Water levels at Johor dams expected to normalise in 6 weeks: State exco member

Water levels at Johor dams expected to normalise in 6 weeks: State exco member

Lebam dam composite
The water level at the Sungai Lebam Dam in Johor as seen on Feb 28, 2019 (left) and Apr 23, 2019. (Photos: Norbakti Alias) 

JOHOR BAHRU: The low water level situation at major dams in Johor is improving, said a state executive council member on Wednesday (Apr 24), adding that things are expected to be back to normal in six weeks when more rain is expected.

When contacted by CNA, Johor International Trade, Investment and Utility Committee Chairman Jimmy Puah said the present situation is not as bad as compared to last month.

“Although the water level at Sungai Lebam dam is way below the critical level now, actually it is improving … compared to several weeks ago,” he said.

“Yes, the level is rising a bit slowly and that is because at the moment, the eastern part of the state is still receiving less rain compared to western and central Johor.”

Over the weekend, it was reported that water levels at three Johor dams that supply raw water to treatment plants have fallen below the critical mark due to hot weather. The water level at the Lebam dam was at 15.9 per cent as of last Thursday, while the Upper Layang dam was at 21.8 per cent and the Pulai 2 dam at 36.1 per cent.

READ: Dry spell affects water levels at Johor's major dams amid heatwave in Malaysia

Mr Puah said with the inter-monsoon season kicking in, more rain is expected. In this regard the current problem of low water levels at the three dams is manageable, he said.

He said in a worst-case scenario, the state government can transfer water to Sungai Lebam dam, in Kota Tinggi from Sungai Seluyut dam, also in the same area.

“Both dams are connected and we already transferred about 30 million gallons from Sungai Seluyut in early April, otherwise Sungai Lebam dam would be dry,” he said.

READ: Johor to consider cloud seeding if dry spell persists

READ: Singapore raises concerns over Johor river, seeks sustainable water supply for both countries

Sungai Lebam dam supplies water to about 100,000 residents in Kota Tinggi, Tanjung Balau, Teluk Ramunia, Pengerang and Bandar Penawar.


Simpang Waha FELDA settlement
FELDA Simpang Waha settlement in Johor, Malaysia. (File photo: Norbakti Alias)

The dry season which just ended has caused chaos, especially in Federal Land Development Authority (FELDA) settlements around Kota Tinggi, such as Simpang Waha, Bukit Waha, Bukit Easter and Lok Heng Timur.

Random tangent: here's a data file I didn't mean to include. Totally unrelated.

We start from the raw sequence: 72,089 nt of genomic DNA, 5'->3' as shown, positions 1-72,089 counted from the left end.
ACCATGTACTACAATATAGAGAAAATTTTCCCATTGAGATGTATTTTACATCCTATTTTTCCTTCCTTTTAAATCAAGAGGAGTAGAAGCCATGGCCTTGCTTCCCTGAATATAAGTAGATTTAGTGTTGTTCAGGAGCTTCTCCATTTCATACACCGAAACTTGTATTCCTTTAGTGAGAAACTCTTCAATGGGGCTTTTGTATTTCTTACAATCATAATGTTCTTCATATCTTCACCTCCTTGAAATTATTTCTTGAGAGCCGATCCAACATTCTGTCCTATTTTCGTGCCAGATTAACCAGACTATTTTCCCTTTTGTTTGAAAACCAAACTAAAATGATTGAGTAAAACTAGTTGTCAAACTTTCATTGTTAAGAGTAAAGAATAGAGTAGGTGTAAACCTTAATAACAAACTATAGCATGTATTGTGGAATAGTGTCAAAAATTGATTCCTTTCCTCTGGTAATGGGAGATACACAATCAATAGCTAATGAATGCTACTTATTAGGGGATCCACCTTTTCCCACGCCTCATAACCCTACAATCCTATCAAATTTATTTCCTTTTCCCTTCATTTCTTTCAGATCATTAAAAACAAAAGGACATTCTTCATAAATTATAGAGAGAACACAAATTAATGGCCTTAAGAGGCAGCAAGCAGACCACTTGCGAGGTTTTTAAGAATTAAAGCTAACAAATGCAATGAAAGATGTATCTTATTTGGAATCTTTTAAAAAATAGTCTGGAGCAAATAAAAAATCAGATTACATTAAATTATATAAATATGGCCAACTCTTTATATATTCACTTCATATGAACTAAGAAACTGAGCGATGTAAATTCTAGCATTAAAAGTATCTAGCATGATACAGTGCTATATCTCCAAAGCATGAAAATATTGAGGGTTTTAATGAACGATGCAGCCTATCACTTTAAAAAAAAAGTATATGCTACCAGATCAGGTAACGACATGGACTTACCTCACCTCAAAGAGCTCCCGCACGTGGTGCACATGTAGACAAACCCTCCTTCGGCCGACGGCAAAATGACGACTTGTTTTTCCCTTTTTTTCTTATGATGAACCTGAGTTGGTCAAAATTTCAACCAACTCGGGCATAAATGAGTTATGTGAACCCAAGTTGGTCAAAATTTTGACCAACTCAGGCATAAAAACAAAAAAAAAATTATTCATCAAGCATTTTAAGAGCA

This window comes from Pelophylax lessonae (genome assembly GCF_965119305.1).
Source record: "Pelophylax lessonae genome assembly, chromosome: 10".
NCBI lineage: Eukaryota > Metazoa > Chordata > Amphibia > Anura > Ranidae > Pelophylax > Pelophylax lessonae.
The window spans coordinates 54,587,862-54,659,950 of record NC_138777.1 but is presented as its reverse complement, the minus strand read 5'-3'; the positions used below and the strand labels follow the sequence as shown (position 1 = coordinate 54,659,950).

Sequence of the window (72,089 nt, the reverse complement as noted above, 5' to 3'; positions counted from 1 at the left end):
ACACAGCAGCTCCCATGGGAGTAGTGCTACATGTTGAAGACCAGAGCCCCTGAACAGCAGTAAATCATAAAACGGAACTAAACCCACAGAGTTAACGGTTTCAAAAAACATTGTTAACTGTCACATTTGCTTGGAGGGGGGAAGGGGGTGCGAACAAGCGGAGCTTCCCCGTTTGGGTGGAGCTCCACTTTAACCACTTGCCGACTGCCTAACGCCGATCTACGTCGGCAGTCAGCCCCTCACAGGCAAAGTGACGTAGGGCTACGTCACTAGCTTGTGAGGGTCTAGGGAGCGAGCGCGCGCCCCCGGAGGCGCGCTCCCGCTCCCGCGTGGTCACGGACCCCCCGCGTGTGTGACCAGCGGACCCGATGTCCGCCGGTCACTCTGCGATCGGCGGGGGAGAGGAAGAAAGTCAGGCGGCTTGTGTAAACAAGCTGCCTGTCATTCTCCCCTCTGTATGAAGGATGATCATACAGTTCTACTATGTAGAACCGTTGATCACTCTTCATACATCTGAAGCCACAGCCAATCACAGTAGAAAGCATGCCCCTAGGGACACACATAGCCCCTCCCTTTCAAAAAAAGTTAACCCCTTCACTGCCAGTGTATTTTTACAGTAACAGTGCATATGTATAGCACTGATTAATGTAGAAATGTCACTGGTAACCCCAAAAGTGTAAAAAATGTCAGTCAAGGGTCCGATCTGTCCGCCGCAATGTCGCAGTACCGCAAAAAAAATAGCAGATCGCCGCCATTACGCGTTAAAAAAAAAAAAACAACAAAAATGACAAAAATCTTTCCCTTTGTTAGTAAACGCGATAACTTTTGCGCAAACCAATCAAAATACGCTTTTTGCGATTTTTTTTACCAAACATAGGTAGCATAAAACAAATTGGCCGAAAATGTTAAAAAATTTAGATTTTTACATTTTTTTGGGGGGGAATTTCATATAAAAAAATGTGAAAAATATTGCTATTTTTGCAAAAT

Last month, the settlers had to contend with water cut for two weeks followed by scheduled water supply for another two weeks.

Frustrated settlers claimed that their water supply from Lok Heng dam had been transferred to Sungai Lebam dam, so that the latter can service developing areas such as Bandar Penawar.

Ms Nurul Lailee Mohd Seth, 30, a FELDA Lok Heng Timur resident, said for the last three years, residents in the area had to deal with water rationing every dry season. However, last month was the worst, she said.

“What’s regrettable is the water cut was a week earlier than the notice given by Ranhill SAJ (the utilities operator) and this caught us off guard.

“Imagine the suffering for those parents with small kids and babies facing two weeks without water and after that we only get the supply for a few hours every alternate day,” she said.

READ: 15,000 people in Kota Tinggi to be affected by water rationing amid dry spell

She added: “As Sungai Lebam dam supplies water to developing areas (such as Bandar Penawar), of course we in the rural area might suffer if they took our supply to cater to the needs over there.”

A resident in FELDA Bukit Easter who only wanted to be known as Din, said schools in the area had advised pupils to bring along a bottle every day, in case they had to answer the call of nature.

“Just imagine the smell of the toilet as there is no water to clean it,” he added.

“Since I moved here in 1996, water supply has been affected especially during the festive seasons like Eid al-Fitr and Chinese New Year. I was told all the FELDA settlements in this area suffered the same problem,” he said.

When asked to comment on the issues faced by the settlers, Mr Puah stated that no water was transferred from Lok Heng to Sungai Lebam.

“No such thing. Both dams are not connected, so there is no way to transfer the water from Lok Heng to Sungai Lebam,” he said.

Mr Puah said he was aware that the settlers faced water problems during the festive seasons, due to low water pressure.

“During that time, the usage increased by more than 50 per cent as families gathered for the festive season. We cannot raise the water pressure too high as the pipe might burst and cause more problems,” he added. 

Source: CNA/aw